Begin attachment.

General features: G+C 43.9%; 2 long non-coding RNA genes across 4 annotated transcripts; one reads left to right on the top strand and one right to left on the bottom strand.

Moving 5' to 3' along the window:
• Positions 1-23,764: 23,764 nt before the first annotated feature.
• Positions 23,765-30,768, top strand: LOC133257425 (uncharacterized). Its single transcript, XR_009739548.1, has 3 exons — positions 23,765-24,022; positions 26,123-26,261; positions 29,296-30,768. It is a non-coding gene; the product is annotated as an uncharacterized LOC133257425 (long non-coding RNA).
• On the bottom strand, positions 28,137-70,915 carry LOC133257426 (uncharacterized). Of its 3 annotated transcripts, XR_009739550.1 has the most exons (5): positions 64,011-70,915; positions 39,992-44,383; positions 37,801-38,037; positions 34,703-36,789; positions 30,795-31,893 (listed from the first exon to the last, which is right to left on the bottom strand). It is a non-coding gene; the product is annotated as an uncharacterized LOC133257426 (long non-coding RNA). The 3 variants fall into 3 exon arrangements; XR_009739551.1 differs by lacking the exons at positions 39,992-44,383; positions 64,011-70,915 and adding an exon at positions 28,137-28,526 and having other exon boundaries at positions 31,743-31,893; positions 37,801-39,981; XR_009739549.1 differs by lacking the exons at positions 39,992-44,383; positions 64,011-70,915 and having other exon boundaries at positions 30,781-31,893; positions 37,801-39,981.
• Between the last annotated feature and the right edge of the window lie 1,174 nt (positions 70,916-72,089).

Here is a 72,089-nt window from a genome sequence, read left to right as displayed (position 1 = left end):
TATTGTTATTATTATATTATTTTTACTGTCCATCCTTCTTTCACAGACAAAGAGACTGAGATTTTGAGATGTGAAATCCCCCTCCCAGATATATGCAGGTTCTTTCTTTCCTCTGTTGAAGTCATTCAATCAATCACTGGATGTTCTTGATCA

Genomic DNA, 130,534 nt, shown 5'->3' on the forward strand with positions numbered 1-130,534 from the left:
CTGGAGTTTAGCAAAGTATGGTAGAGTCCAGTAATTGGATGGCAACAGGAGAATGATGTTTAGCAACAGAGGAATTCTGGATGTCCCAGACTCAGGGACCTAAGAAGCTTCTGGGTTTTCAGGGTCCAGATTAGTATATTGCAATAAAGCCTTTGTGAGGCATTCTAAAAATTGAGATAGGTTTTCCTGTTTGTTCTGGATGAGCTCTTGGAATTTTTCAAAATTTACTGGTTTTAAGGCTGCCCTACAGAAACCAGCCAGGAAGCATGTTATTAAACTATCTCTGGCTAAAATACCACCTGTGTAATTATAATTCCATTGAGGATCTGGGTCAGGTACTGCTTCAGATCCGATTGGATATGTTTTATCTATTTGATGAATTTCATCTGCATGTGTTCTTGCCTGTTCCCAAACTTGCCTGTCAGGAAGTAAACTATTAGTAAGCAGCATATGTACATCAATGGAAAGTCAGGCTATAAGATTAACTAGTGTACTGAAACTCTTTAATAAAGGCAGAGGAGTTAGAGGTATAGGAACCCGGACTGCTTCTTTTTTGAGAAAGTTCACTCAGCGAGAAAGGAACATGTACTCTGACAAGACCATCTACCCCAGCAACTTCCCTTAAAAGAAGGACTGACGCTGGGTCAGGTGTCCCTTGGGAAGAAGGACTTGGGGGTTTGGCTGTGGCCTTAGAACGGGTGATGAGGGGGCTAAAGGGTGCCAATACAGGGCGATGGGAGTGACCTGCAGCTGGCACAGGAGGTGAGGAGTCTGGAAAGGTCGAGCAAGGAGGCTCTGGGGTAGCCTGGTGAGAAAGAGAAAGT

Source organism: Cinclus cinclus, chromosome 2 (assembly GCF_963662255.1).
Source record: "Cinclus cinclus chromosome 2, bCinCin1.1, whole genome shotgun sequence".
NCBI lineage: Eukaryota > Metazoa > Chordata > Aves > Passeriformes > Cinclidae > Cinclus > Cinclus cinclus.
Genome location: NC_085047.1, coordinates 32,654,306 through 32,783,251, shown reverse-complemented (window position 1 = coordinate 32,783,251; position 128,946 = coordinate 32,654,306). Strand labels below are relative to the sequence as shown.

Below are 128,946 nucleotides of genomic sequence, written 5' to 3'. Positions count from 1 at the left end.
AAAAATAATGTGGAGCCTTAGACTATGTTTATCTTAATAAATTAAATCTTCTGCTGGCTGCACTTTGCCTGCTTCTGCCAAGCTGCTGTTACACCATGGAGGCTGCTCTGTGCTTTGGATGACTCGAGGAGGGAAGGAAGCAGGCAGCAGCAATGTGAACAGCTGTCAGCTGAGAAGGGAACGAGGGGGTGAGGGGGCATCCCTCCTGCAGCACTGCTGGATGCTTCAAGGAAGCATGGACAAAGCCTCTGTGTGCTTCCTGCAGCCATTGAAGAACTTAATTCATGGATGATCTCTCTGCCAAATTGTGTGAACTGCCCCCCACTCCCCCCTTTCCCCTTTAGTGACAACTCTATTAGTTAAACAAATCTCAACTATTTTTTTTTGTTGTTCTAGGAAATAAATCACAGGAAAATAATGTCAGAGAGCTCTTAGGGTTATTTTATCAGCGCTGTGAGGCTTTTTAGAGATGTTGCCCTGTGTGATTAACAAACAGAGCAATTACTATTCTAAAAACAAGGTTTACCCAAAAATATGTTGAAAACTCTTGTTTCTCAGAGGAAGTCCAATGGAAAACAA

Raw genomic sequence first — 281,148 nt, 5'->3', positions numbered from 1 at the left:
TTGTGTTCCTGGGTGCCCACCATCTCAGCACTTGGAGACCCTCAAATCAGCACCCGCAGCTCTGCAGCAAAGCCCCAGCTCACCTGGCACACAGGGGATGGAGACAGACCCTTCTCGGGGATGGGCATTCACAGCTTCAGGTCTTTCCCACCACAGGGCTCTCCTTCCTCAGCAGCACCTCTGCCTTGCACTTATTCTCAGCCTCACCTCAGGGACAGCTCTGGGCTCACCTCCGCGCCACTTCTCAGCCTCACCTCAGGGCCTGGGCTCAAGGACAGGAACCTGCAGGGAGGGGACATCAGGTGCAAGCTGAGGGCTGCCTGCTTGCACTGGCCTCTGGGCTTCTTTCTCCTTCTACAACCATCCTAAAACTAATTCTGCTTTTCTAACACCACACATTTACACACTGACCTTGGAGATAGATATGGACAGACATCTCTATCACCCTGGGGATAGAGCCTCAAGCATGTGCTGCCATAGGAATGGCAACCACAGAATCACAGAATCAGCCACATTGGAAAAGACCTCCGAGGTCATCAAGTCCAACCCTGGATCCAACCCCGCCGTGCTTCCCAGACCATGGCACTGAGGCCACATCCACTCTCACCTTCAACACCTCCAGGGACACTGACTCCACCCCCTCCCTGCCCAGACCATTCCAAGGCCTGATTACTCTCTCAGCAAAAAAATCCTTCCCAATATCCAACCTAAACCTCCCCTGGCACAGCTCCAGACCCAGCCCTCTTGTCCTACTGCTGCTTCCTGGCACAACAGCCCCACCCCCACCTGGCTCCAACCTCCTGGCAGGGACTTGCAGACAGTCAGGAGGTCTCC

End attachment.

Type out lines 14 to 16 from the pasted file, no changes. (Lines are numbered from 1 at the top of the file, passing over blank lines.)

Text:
Genome location: NC_085047.1, coordinates 32,654,306 through 32,783,251, shown reverse-complemented (window position 1 = coordinate 32,783,251; position 128,946 = coordinate 32,654,306). Strand labels below are relative to the sequence as shown.

Below are 128,946 nucleotides of genomic sequence, written 5' to 3'. Positions count from 1 at the left end.
AAAAATAATGTGGAGCCTTAGACTATGTTTATCTTAATAAATTAAATCTTCTGCTGGCTGCACTTTGCCTGCTTCTGCCAAGCTGCTGTTACACCATGGAGGCTGCTCTGTGCTTTGGATGACTCGAGGAGGGAAGGAAGCAGGCAGCAGCAATGTGAACAGCTGTCAGCTGAGAAGGGAACGAGGGGGTGAGGGGGCATCCCTCCTGCAGCACTGCTGGATGCTTCAAGGAAGCATGGACAAAGCCTCTGTGTGCTTCCTGCAGCCATTGAAGAACTTAATTCATGGATGATCTCTCTGCCAAATTGTGTGAACTGCCCCCCACTCCCCCCTTTCCCCTTTAGTGACAACTCTATTAGTTAAACAAATCTCAACTATTTTTTTTTGTTGTTCTAGGAAATAAATCACAGGAAAATAATGTCAGAGAGCTCTTAGGGTTATTTTATCAGCGCTGTGAGGCTTTTTAGAGATGTTGCCCTGTGTGATTAACAAACAGAGCAATTACTATTCTAAAAACAAGGTTTACCCAAAAATATGTTGAAAACTCTTGTTTCTCAGAGGAAGTCCAATGGAAAACAA